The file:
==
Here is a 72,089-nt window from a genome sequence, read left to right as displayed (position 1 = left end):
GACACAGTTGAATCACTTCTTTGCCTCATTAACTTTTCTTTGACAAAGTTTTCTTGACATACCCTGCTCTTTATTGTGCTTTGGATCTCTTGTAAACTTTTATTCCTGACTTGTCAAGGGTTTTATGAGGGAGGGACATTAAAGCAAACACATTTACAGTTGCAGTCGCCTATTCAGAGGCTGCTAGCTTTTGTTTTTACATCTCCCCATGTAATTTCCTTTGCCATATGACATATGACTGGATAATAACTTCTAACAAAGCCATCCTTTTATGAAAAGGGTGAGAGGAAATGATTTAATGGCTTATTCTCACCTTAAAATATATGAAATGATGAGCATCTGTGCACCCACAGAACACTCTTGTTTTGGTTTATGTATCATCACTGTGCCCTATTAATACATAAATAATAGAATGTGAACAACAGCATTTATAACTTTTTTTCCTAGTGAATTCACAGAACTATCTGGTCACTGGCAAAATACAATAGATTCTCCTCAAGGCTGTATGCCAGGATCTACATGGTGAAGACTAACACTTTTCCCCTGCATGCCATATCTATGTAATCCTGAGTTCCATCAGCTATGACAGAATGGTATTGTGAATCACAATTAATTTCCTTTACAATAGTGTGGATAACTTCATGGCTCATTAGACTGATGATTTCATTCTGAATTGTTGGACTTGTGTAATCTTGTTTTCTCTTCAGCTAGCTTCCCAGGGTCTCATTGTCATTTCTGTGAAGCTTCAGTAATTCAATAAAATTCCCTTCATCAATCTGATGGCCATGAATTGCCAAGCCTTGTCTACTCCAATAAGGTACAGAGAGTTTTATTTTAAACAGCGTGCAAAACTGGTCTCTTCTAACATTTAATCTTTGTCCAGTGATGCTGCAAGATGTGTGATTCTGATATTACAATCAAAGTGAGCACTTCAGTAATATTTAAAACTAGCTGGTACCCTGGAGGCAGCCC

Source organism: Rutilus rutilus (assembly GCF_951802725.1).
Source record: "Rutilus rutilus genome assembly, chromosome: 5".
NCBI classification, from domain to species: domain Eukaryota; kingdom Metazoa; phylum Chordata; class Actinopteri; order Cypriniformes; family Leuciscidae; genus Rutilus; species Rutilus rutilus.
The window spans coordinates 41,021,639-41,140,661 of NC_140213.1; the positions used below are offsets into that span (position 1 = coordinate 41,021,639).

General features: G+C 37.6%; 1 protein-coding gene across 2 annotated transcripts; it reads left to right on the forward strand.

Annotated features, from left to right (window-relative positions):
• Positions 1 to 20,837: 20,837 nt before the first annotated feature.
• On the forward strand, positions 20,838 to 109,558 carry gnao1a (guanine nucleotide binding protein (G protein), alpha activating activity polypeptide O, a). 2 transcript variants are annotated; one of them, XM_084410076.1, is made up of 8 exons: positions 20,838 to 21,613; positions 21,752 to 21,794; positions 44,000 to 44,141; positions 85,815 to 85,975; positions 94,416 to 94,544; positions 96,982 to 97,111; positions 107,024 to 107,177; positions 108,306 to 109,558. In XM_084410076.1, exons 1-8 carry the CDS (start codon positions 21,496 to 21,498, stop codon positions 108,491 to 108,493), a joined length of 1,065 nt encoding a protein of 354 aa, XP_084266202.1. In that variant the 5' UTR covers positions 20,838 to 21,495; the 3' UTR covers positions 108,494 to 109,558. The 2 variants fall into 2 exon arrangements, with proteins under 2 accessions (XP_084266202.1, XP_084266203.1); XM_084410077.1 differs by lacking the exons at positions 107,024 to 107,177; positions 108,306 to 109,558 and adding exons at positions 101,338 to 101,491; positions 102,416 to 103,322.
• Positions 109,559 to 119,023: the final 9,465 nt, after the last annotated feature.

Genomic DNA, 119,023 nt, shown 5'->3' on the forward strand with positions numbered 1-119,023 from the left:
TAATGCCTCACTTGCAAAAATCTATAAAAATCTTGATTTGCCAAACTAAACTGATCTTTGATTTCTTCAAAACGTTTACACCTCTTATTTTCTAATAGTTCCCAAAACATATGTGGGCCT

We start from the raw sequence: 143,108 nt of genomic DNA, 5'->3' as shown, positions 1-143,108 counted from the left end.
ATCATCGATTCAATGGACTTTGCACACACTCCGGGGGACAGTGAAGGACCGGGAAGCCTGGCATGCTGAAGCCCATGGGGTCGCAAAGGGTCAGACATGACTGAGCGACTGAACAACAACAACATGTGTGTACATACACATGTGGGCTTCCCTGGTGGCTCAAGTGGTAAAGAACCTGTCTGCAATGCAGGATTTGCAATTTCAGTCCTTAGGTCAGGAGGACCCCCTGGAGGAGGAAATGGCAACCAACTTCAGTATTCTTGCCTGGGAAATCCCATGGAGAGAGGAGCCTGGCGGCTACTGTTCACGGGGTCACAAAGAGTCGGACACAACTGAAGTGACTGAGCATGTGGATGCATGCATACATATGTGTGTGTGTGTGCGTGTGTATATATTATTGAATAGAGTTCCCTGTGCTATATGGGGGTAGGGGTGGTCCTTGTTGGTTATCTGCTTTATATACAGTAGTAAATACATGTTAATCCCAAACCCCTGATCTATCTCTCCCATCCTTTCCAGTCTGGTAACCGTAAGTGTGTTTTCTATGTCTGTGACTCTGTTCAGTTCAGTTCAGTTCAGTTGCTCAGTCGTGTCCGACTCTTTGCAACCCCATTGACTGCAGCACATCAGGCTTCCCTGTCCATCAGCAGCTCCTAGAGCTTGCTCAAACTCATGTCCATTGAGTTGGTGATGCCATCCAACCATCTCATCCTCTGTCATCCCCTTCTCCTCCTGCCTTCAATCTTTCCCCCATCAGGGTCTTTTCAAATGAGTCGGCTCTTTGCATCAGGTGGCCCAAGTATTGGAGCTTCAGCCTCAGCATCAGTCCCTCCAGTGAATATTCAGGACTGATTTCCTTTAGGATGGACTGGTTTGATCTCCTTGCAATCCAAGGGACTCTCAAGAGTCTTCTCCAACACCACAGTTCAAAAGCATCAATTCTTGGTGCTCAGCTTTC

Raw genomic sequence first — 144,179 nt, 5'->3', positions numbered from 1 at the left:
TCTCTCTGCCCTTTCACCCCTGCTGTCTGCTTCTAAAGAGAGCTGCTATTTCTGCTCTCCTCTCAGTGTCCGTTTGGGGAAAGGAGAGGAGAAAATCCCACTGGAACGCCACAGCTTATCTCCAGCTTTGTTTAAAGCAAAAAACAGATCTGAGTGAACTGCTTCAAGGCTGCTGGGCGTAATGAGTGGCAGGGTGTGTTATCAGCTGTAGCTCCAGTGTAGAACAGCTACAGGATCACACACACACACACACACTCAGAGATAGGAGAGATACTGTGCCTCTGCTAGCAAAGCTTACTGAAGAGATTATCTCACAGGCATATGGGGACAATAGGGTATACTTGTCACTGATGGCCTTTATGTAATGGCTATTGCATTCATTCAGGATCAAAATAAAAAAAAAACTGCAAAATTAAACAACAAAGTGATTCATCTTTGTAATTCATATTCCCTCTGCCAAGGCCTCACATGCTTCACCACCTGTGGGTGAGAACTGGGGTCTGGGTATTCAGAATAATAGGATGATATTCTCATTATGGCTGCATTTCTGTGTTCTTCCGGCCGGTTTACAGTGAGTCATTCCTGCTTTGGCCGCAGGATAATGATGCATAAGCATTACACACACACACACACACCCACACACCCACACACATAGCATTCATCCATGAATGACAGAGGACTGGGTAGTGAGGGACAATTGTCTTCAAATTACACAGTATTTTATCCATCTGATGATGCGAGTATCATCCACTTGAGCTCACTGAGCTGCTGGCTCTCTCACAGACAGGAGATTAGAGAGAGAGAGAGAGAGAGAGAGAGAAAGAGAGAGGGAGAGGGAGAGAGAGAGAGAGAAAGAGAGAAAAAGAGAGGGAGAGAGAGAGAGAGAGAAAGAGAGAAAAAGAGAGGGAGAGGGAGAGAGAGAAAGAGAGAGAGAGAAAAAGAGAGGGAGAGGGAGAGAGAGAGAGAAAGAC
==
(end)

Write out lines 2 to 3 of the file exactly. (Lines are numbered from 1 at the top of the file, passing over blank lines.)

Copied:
GACACAGTTGAATCACTTCTTTGCCTCATTAACTTTTCTTTGACAAAGTTTTCTTGACATACCCTGCTCTTTATTGTGCTTTGGATCTCTTGTAAACTTTTATTCCTGACTTGTCAAGGGTTTTATGAGGGAGGGACATTAAAGCAAACACATTTACAGTTGCAGTCGCCTATTCAGAGGCTGCTAGCTTTTGTTTTTACATCTCCCCATGTAATTTCCTTTGCCATATGACATATGACTGGATAATAACTTCTAACAAAGCCATCCTTTTATGAAAAGGGTGAGAGGAAATGATTTAATGGCTTATTCTCACCTTAAAATATATGAAATGATGAGCATCTGTGCACCCACAGAACACTCTTGTTTTGGTTTATGTATCATCACTGTGCCCTATTAATACATAAATAATAGAATGTGAACAACAGCATTTATAACTTTTTTTCCTAGTGAATTCACAGAACTATCTGGTCACTGGCAAAATACAATAGATTCTCCTCAAGGCTGTATGCCAGGATCTACATGGTGAAGACTAACACTTTTCCCCTGCATGCCATATCTATGTAATCCTGAGTTCCATCAGCTATGACAGAATGGTATTGTGAATCACAATTAATTTCCTTTACAATAGTGTGGATAACTTCATGGCTCATTAGACTGATGATTTCATTCTGAATTGTTGGACTTGTGTAATCTTGTTTTCTCTTCAGCTAGCTTCCCAGGGTCTCATTGTCATTTCTGTGAAGCTTCAGTAATTCAATAAAATTCCCTTCATCAATCTGATGGCCATGAATTGCCAAGCCTTGTCTACTCCAATAAGGTACAGAGAGTTTTATTTTAAACAGCGTGCAAAACTGGTCTCTTCTAACATTTAATCTTTGTCCAGTGATGCTGCAAGATGTGTGATTCTGATATTACAATCAAAGTGAGCACTTCAGTAATATTTAAAACTAGCTGGTACCCTGGAGGCAGCCC

Source organism: Rutilus rutilus (assembly GCF_951802725.1).